Carolus Linnaeus: The Father of Modern Taxonomy

By Branden Holmes (Surroundx) on November 28, 2010

Carl Linnaeus (commonly called Carolus Linnaeus) was born on the 23rd of May, 1707, in Rashult, Smaland, Sweden. He was the first of five children born to Nils Ingemarsson Linnaeus and Christina Linnaeus (nee Brodersonius). His interest in flowers was apparently innate; so much so that he would calm down when upset after being given a flower as a child. He attended a grammar school for seven years, not doing terribly well owing to his infatuation with plants. But his teacher in his final year, who also happened to be the headmaster of the grammar school, Daniel Lannerus, had already noticed the young Linnaeus’ passion for plants. He gave Linnaeus both control of his garden, and introduced him to the state doctor, Dr Johan Rothman, who was also a teacher at Vaxjo Gymnasium. He was transferred to Vaxjo Gymnasium in 1724. His father Nils visited the Gymnasium in Carolus’ last year there, where his father was told by nearly all of the professors that he would not fulfil his father’s hope and become a priest. But Dr Rothman offered to take the young man under his wing, give him a home, and teach him both botany and medicine, which Carolus’ father gratefully accepted.

After studying at both Lund and Uppsala universities, and transferring between benefactors, Linnaeus decided to try to replace French botanist Joseph Pitton de Tournefort’s classification system of plants. In the process of doing so he wrote a number of books, and based his classification system on the number of pistils and stamens that each species of flowering plant possessed. When this task was completed he sought to journey to Lappland in northern Sweden, in order to discover new species of plants and animals. He started the trek on the 22nd of May 1732 and returned on the 10th of October of that same year after a six-month journey. (paragraph). Linnaeus moved to Holland in order to acquire his doctor’s degree in medicine from the University of Harderwiik, which he did in under a week. Linnaeus’ Systema Naturae was published in the latter half of 1735, funded by two wealthy benefactors: Jan Frederik Gronovius, a botanist, and Isaac Lawson, a Scottish lawyer. Shortly afterwards, on the 24th of September of that year, he became both the curator and physician of George Clifford III’s botanical gardens in Hartecamp. And in July 1736 George Clifford III paid for Linnaeus to travel to England both for personal benefit and with a view to bringing back new and rare plant specimens. While Linnaeus was there he conversed with many top gardeners and promoted his new botanical classification system. Upon returning to Hartecamp, Linnaeus stayed there until the autumn of 1737, after which time he returned to Sweden, arriving on the 28th of June, 1738. (paragraph). Upon arriving at home he wasted no time in becoming engaged to Sara Elisabeth Moraea, marrying her almost exactly a year later, on the 26th of June, 1739. They had 7 children together, two of whom sadly did not live even to three years old. In May of 1741 Linnaeus became the Professor of Medicine at Uppsala University, but he soon swapped positions with his colleague Nils Rosen, thus taking on the role of botany and natural history instead. He wrote Species Plantarum which was published in 1753, universally recognized as the start of botanical nomenclature. And in 1758 the tenth edition of Linnaeus’ great book Systema Naturae was published, thus officially starting faunal nomenclature. In 1757 Linnaeus was granted nobility, but was not given the powers that the title demanded until 1761. He then became known as Carl von Linne. He died in 1778.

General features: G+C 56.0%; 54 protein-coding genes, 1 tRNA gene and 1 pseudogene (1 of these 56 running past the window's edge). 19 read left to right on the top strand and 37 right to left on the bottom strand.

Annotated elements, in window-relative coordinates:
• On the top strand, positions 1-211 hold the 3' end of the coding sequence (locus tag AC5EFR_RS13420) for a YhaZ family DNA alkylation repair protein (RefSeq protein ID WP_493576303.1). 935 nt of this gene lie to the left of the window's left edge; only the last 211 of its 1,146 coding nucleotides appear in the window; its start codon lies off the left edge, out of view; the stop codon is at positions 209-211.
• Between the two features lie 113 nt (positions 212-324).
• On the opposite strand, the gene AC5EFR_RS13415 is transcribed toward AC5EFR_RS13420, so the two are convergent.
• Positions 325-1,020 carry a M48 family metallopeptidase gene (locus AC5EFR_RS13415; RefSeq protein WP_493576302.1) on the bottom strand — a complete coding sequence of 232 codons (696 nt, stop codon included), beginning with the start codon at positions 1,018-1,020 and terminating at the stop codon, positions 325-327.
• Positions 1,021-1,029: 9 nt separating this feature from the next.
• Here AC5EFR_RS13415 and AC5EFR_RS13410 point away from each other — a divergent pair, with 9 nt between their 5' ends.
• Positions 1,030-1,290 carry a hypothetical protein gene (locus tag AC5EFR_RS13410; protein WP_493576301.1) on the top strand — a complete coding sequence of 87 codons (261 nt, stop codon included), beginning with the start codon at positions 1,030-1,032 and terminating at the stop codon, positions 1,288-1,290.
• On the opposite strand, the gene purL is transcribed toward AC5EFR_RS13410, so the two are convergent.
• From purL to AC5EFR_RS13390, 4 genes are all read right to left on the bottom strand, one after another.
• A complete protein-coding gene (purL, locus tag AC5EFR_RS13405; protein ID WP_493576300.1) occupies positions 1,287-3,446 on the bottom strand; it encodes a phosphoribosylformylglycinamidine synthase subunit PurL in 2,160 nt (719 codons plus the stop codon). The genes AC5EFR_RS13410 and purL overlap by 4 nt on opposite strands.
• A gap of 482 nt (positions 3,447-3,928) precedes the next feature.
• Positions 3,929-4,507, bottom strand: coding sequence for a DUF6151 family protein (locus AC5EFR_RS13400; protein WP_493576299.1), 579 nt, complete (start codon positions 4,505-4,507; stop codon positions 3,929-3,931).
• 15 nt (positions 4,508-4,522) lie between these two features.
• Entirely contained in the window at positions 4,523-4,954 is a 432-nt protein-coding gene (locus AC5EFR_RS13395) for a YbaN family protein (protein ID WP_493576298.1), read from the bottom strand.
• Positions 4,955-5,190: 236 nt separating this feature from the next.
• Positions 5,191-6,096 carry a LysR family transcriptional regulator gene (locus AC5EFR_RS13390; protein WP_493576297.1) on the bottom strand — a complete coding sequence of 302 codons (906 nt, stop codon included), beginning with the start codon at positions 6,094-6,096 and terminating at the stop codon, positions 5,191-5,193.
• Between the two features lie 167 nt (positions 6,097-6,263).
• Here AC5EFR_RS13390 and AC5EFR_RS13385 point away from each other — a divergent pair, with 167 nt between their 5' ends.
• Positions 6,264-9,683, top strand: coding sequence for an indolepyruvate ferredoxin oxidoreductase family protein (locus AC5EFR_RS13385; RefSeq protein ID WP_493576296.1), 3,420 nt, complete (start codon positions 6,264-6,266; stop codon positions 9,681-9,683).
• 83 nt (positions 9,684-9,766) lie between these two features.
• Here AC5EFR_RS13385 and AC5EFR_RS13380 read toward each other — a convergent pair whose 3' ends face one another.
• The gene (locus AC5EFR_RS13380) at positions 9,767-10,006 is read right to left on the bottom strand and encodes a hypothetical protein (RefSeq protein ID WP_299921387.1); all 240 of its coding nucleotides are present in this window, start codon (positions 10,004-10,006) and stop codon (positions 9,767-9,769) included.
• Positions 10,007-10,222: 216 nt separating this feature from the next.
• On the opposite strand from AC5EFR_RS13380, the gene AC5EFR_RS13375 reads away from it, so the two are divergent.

Related articles:
Carl Linnaeus, Carl von Linne, Carolus Linnaeus, Taxonomy

About Branden Holmes
I am an amateur evolutionist interested in the theoretical side of the subject.

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